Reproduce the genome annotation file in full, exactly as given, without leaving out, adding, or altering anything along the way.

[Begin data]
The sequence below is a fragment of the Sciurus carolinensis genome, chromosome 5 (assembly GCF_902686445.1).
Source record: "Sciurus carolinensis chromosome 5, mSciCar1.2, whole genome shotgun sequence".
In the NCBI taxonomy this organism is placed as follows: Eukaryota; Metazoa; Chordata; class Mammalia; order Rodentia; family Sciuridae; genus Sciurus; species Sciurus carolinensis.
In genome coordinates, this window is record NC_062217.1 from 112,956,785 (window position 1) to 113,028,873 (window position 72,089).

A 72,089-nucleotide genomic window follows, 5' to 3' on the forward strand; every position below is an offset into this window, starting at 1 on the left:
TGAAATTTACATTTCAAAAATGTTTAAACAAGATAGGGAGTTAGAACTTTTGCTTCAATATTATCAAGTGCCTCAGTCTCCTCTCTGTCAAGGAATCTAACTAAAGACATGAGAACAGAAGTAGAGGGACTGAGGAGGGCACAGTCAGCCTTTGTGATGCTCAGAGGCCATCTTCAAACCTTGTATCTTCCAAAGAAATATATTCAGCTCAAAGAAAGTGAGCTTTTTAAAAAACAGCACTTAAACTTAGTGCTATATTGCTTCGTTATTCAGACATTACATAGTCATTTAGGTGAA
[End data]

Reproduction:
The sequence below is a fragment of the Sciurus carolinensis genome, chromosome 5 (assembly GCF_902686445.1).
Source record: "Sciurus carolinensis chromosome 5, mSciCar1.2, whole genome shotgun sequence".
In the NCBI taxonomy this organism is placed as follows: Eukaryota; Metazoa; Chordata; class Mammalia; order Rodentia; family Sciuridae; genus Sciurus; species Sciurus carolinensis.
In genome coordinates, this window is record NC_062217.1 from 112,956,785 (window position 1) to 113,028,873 (window position 72,089).

A 72,089-nucleotide genomic window follows, 5' to 3' on the forward strand; every position below is an offset into this window, starting at 1 on the left:
TGAAATTTACATTTCAAAAATGTTTAAACAAGATAGGGAGTTAGAACTTTTGCTTCAATATTATCAAGTGCCTCAGTCTCCTCTCTGTCAAGGAATCTAACTAAAGACATGAGAACAGAAGTAGAGGGACTGAGGAGGGCACAGTCAGCCTTTGTGATGCTCAGAGGCCATCTTCAAACCTTGTATCTTCCAAAGAAATATATTCAGCTCAAAGAAAGTGAGCTTTTTAAAAAACAGCACTTAAACTTAGTGCTATATTGCTTCGTTATTCAGACATTACATAGTCATTTAGGTGAA